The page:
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What to do during a power outage

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Prepare for an emergencyDuring a power outage

Power outages can last for minutes, hours, days or even weeks. They can be caused by rain storms, snow storms, high winds, or when there is too much demand placed on the province's electrical grid. During a power outage, you may be without heating, hot water, or lighting. It is important to be prepared and stay safe.

Our Disaster Risk Explorer has information about the risk of disasters in Calgary and what the City is doing to prepare for it.

How to prepare for a power outage

  • Keep a 72-hour emergency preparedness kit in an easy-to-reach location. This kit contains commonly needed supplies for a family for up to three days.
  • Protect all electronic devices with a surge protector.
  • Purchase back-up batteries for essential electronics.

Staying​ safe during a power outage

  • Check with neighbours to see if the power outage is only affecting your home.
  • If only your house is without power, check the circuit breaker panel or fuse box.
  • Turn off or disconnect any electrical appliances and equipment to prevent damage from overload when power is restored.
  • Keep a cell phone handly to stay informed on the status of the power outage. Alternatively, listen to a battery-powered or wind-up radio for information.
  • Keep one light plugged in and switched on so – you know when the power comes back on.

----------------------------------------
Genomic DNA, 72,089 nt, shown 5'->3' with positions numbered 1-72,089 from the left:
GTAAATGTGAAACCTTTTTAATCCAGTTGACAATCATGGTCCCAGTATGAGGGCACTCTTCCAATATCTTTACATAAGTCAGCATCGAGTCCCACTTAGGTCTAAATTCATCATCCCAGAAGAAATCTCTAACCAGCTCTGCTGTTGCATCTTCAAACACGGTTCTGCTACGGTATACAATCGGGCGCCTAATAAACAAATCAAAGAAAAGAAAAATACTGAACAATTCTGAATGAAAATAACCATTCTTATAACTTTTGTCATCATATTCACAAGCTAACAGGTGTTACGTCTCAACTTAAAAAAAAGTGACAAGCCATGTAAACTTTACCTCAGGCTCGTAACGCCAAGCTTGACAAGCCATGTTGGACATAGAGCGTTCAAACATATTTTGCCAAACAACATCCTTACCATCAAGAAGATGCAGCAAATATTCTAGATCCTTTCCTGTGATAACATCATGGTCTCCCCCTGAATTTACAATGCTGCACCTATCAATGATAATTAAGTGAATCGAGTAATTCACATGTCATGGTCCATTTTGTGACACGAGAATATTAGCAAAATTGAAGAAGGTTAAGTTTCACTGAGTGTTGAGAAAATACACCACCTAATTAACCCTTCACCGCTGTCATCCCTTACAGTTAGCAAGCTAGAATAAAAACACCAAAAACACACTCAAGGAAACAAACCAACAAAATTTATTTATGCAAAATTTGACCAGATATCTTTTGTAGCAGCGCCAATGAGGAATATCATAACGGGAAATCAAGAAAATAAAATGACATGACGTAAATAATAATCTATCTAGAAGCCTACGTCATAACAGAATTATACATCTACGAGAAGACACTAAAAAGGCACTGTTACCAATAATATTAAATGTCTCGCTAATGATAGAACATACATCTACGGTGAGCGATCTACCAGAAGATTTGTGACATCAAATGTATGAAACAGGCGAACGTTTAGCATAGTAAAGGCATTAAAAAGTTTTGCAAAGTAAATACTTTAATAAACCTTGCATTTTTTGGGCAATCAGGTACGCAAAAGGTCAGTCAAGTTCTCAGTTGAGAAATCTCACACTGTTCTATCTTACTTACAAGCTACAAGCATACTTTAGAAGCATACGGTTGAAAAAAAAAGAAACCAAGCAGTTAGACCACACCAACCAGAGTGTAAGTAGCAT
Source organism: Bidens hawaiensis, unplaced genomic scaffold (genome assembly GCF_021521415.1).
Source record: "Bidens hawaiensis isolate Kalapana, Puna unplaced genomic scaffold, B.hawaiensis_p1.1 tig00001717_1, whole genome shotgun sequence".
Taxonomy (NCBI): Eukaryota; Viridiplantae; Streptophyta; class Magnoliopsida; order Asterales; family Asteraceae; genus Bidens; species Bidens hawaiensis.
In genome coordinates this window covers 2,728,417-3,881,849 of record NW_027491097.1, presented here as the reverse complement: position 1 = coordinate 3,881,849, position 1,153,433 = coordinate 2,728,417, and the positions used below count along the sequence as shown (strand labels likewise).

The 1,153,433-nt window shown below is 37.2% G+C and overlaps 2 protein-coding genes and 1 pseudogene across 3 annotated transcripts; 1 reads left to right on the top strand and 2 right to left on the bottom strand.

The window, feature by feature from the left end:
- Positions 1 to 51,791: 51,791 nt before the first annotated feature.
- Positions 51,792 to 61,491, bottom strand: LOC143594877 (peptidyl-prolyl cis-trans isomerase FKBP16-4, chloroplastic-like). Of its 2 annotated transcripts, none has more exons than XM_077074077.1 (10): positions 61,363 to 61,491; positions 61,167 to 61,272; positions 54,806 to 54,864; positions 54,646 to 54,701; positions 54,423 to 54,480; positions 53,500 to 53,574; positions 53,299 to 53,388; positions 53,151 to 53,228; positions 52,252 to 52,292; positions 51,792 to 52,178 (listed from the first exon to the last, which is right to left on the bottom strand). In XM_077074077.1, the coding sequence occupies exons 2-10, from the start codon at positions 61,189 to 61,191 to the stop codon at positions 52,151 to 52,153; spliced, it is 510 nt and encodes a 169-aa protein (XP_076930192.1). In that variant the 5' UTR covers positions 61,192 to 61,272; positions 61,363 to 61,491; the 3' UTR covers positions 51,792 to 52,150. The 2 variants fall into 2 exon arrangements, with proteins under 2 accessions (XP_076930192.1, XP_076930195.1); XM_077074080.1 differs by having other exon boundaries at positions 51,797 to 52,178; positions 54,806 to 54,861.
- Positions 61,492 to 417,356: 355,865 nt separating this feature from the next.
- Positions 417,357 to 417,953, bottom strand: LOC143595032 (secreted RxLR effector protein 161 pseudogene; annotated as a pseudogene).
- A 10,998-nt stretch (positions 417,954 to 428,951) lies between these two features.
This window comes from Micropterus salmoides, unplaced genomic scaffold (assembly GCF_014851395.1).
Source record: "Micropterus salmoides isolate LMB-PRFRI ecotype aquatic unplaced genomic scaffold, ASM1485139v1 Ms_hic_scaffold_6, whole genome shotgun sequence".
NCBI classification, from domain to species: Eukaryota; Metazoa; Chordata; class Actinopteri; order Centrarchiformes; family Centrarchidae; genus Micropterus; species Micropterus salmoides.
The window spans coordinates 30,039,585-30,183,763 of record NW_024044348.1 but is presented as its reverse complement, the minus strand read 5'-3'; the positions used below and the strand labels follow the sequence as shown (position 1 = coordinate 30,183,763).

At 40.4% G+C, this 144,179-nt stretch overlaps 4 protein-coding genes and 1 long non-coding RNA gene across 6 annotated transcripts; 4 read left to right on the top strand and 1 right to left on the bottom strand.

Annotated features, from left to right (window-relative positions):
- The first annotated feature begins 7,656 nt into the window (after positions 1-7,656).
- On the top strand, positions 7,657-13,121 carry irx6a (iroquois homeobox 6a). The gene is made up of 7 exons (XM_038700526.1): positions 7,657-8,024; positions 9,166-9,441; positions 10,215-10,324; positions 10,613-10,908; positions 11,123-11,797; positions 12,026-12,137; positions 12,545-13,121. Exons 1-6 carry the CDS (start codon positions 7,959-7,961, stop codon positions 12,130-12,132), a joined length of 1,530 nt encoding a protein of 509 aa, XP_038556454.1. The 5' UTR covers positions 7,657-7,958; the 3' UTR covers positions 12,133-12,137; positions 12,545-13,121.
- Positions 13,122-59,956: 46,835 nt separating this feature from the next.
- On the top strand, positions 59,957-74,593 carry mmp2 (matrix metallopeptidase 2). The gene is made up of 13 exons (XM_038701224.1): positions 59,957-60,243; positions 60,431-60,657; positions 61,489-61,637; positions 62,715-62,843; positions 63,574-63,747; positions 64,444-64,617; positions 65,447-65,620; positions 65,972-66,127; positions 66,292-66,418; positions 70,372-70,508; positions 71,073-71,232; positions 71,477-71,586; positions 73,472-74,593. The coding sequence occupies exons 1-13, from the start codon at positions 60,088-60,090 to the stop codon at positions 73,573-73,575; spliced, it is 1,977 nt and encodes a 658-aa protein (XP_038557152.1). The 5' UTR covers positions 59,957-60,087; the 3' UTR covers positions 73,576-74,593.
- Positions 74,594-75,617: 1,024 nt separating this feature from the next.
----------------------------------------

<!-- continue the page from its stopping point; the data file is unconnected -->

• Do not use camp stoves, kerosene heaters or barbeques indoors, as they emit carbon monoxide​. Gas stoves used as a heat source for long periods of time without ventilation will do the same.
  • Limit how often you open and close your refrigerator and freezer doors to help food stay cool. Additionally, use a cooler filled with ice or snow to keep food cold.

What if you see a downed powerline?

Call 911 to report the situation immediately. Do not approach or touch the power line. Always assume that downed lines are energized. Keep yourself, pets, and others at least 10 meters (33 feet) away from the wires or anything that is in contact with the wires.

If you are in a vehicle with a downed line touching it, do not get out of the car unless the car is on fire. If you must get out, jump as far away from the car as possible landing with your feet together, and then hop or shuffle your feet to avoid shock.

If an electrical wire has fallen on a car, do not approach the car or attempt to rescue the person in the car.

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After a power outage

  • Turn on only the most essential appliances. Wait 10 to 15 minutes before reconnecting other appliances.
  • Check the fridge, freezer and cupboards for spoiled food. If the power is out for more than 48 hours, all refrigerated food must be thrown out.

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